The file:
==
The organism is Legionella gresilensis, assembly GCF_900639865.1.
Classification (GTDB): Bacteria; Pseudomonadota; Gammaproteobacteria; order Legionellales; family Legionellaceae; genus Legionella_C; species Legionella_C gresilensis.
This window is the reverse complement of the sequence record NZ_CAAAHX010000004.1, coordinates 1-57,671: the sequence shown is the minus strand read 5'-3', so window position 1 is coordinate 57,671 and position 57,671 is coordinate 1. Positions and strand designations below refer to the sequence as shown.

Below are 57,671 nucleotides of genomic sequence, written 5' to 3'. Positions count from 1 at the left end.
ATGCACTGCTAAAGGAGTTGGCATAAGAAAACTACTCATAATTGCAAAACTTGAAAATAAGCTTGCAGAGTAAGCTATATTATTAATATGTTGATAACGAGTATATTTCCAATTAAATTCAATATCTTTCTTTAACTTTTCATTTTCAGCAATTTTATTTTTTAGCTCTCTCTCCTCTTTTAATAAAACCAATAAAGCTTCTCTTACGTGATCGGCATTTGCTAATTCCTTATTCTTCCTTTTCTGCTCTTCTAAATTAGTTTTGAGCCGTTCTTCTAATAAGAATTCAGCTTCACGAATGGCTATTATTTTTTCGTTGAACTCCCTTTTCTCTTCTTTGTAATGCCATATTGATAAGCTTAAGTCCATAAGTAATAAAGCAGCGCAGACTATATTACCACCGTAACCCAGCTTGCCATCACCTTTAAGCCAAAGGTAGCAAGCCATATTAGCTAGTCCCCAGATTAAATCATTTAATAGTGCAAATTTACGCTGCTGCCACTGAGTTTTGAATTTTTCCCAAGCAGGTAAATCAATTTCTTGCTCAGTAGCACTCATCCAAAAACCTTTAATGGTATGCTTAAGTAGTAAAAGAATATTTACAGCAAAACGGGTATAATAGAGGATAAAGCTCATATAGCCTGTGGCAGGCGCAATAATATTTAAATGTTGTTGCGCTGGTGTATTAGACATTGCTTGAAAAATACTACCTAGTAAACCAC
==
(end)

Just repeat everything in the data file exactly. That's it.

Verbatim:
The organism is Legionella gresilensis, assembly GCF_900639865.1.
Classification (GTDB): Bacteria; Pseudomonadota; Gammaproteobacteria; order Legionellales; family Legionellaceae; genus Legionella_C; species Legionella_C gresilensis.
This window is the reverse complement of the sequence record NZ_CAAAHX010000004.1, coordinates 1-57,671: the sequence shown is the minus strand read 5'-3', so window position 1 is coordinate 57,671 and position 57,671 is coordinate 1. Positions and strand designations below refer to the sequence as shown.

Below are 57,671 nucleotides of genomic sequence, written 5' to 3'. Positions count from 1 at the left end.
ATGCACTGCTAAAGGAGTTGGCATAAGAAAACTACTCATAATTGCAAAACTTGAAAATAAGCTTGCAGAGTAAGCTATATTATTAATATGTTGATAACGAGTATATTTCCAATTAAATTCAATATCTTTCTTTAACTTTTCATTTTCAGCAATTTTATTTTTTAGCTCTCTCTCCTCTTTTAATAAAACCAATAAAGCTTCTCTTACGTGATCGGCATTTGCTAATTCCTTATTCTTCCTTTTCTGCTCTTCTAAATTAGTTTTGAGCCGTTCTTCTAATAAGAATTCAGCTTCACGAATGGCTATTATTTTTTCGTTGAACTCCCTTTTCTCTTCTTTGTAATGCCATATTGATAAGCTTAAGTCCATAAGTAATAAAGCAGCGCAGACTATATTACCACCGTAACCCAGCTTGCCATCACCTTTAAGCCAAAGGTAGCAAGCCATATTAGCTAGTCCCCAGATTAAATCATTTAATAGTGCAAATTTACGCTGCTGCCACTGAGTTTTGAATTTTTCCCAAGCAGGTAAATCAATTTCTTGCTCAGTAGCACTCATCCAAAAACCTTTAATGGTATGCTTAAGTAGTAAAAGAATATTTACAGCAAAACGGGTATAATAGAGGATAAAGCTCATATAGCCTGTGGCAGGCGCAATAATATTTAAATGTTGTTGCGCTGGTGTATTAGACATTGCTTGAAAAATACTACCTAGTAAACCAC